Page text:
Paris woos Commission on industrial policy

This article is part of our special report Industrial Policy.

Stimulating innovation and preventing companies from fleeing abroad are the keys to success for a new EU industrial policy, stressed French Industry Minister Christian Estrosi during a visit to Brussels yesterday (2 September). But one of the main potential weapons of the strategy, the controversial "country of origin" labelling, remains blocked at EU Council level.

Following their meeting in Brussels, EU Industry Commissioner Antonio Tajani and Estrosi told journalists that they were "on the same wavelength" when discussing a blueprint for a reformed EU Industrial Policy, to be unveiled in October.

As reported by EURACTIV France, Paris has taken a clear line in recent weeks on how it wants French industrial policy to change in the coming years. Now Paris is bringing the same message to Brussels.

Following their meeting in Brussels, EU Industry Commissioner Antonio Tajani and Estrosi told journalists that they were "on the same wavelength" when discussing a blueprint for a reformed EU Industrial Policy, to be unveiled in October.

As reported by EURACTIV France, Paris has taken a clear line in recent weeks on how it wants French industrial policy to change in the coming years. Now Paris is bringing the same message to Brussels.

Flanked by newly-appointed French Industry Ambassador to the EU Yves Jacob, Estrosi emphasised that industrial innovation – from small to medium and large-sized companies – was the key to rejuvenating European industry.

"Innovation will be the true engine of growth" in any new industrial policy, he said.

Tajani concurred, arguing that without innovation, which guarantees quality, no adequate industrial reform could take place. This was why the Commission had insisted on member states guaranteeing a minimum 3% of government spending on innovation and research in the 2020 strategy for growth, which will govern EU economic policy for the coming decade, he added (EURACTIV 03/02/10).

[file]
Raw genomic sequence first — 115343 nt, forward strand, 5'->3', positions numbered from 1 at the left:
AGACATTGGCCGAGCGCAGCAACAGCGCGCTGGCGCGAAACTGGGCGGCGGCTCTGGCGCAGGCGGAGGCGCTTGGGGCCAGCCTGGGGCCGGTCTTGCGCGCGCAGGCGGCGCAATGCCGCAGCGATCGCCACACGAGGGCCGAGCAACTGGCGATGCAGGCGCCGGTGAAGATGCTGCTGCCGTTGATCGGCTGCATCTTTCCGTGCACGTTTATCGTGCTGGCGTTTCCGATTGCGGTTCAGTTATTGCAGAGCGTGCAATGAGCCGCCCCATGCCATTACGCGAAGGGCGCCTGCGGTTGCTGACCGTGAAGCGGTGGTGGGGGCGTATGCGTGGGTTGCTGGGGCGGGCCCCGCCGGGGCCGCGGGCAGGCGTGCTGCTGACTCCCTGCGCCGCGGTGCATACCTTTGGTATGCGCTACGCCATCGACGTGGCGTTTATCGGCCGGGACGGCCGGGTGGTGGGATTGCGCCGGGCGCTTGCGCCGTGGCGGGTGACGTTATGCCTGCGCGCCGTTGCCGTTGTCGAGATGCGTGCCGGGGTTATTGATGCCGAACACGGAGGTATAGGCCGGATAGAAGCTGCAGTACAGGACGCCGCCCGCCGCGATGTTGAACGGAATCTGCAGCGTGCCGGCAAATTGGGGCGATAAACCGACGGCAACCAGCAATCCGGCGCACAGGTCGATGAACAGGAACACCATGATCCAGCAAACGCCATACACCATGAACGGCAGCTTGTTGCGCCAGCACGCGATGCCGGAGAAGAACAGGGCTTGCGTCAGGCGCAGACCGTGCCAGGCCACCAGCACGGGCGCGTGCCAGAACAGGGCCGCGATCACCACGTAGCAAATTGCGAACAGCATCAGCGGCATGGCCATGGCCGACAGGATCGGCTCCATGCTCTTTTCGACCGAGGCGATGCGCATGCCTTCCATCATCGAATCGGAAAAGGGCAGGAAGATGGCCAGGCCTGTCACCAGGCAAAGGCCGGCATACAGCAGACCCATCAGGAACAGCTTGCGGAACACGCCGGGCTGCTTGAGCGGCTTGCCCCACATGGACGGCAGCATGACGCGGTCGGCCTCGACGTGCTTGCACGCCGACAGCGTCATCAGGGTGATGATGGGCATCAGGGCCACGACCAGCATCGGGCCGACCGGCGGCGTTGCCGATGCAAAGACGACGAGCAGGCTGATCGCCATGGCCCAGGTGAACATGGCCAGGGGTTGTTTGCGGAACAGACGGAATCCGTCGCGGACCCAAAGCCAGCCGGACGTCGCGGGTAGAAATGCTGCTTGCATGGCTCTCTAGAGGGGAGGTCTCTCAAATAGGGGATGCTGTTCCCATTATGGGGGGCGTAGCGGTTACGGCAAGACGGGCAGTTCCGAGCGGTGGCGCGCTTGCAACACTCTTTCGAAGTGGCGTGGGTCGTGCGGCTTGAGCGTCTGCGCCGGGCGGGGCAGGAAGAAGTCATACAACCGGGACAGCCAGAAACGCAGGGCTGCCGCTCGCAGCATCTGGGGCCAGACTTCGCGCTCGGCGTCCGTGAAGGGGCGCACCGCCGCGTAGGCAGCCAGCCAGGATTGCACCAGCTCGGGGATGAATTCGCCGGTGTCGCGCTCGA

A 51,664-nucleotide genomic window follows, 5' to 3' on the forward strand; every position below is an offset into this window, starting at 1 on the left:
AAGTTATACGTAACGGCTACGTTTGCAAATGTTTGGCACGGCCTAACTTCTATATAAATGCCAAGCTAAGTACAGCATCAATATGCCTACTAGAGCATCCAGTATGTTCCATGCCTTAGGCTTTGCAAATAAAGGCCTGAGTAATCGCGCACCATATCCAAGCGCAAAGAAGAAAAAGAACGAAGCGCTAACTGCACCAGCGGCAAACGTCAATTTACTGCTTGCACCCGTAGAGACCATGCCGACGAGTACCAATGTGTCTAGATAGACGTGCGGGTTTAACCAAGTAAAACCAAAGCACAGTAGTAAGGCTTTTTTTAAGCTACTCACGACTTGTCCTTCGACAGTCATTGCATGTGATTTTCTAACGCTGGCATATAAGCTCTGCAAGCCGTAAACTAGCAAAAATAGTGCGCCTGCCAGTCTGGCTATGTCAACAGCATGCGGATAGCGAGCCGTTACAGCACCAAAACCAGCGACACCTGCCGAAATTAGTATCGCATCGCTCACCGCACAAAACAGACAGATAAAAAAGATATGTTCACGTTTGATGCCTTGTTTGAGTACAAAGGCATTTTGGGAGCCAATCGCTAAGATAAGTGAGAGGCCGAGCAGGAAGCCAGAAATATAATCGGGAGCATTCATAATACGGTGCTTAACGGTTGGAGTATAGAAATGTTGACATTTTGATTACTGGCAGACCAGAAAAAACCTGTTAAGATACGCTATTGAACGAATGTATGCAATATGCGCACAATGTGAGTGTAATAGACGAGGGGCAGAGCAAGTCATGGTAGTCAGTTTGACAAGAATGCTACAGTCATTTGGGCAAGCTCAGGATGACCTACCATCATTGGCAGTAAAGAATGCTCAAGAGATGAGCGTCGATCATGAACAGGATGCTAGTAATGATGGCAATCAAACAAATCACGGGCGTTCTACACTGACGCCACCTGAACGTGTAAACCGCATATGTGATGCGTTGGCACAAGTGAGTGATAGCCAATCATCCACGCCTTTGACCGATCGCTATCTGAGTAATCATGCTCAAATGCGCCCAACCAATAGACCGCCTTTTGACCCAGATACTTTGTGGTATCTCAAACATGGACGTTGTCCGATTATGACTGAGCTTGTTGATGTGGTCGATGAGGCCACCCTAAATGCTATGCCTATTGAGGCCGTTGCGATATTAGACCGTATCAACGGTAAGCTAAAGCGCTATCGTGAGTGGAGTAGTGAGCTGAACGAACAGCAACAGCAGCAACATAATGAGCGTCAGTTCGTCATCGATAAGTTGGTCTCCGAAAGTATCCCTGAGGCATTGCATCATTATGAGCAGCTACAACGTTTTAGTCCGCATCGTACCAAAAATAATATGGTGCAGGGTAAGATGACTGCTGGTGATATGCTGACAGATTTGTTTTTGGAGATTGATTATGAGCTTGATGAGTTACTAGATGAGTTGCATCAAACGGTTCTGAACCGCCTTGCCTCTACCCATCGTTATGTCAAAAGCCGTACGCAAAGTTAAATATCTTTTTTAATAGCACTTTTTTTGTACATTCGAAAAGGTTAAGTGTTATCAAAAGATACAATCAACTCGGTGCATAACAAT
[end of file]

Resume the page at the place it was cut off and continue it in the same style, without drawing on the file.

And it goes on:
Reversing outsourcing

However, innovation cannot take place while European industries continue to be tempted to move their operations abroad, the French minister stressed.

This question has provoked controversy in France, where attempts by President Nicolas Sarkozy to shore up industrial production have led to accusations of state protectionism.

Estrosi denied the charge earlier this week (31 August), and hammered home the point in Brussels yesterday, arguing that there is no "protectionism" at play. Rather, he claimed, it is a simple economic fact that the EU must curb outsourcing if it is to remain competitive.

One of the cornerstones of Paris's strategy to reverse outsourcing is the drive to ensure all French products are labelled "made in France". This, too, has proved controversial and highly divisive when raised at European level.

'Made in' battle set to rage on

The European Commission has attempted to bring in "country of origin" labelling in the past (see 'Background'), but these efforts have been resisted by a majority of EU countries.

In November 2009, a large majority in Parliament voted in favour of the Commission's original plan, and urged the EU executive to keep the pressure on member states to fall into line.

The issue is expected to be raised at the forthcoming 16 September summit of EU leaders, but will most likely remain blocked.

Meanwhile, the Commission's strategic document is expected in October 2010, and will, according to Tajani, show European industry a way forward to compete with China and India in the coming decades.

EU industry ministers began mapping out a new industrial policy for Europe in March 2010, touching on innovation, SMEs and eco-friendly growth, among other topics (EURACTIV 02/03/10).

The new industrial policy will be heavy on innovation and creating a "knowledge-based economy," but there is also a growing appreciation of the role played by manufacturing industries in creating wealth, ministers noted.

One of the steps favoured by some quarters is the so-called imposition of "country of origin" labelling on EU products, which it is argued will safeguard industrial output within the common market.

Indeed, the European Commission first presented a "made in" proposal as early as 2005, but this was blocked as many member states were, and remain, firmly opposed.

  • October 2010: Expected release of Commission's strategic document for reforming EU industrial policy.

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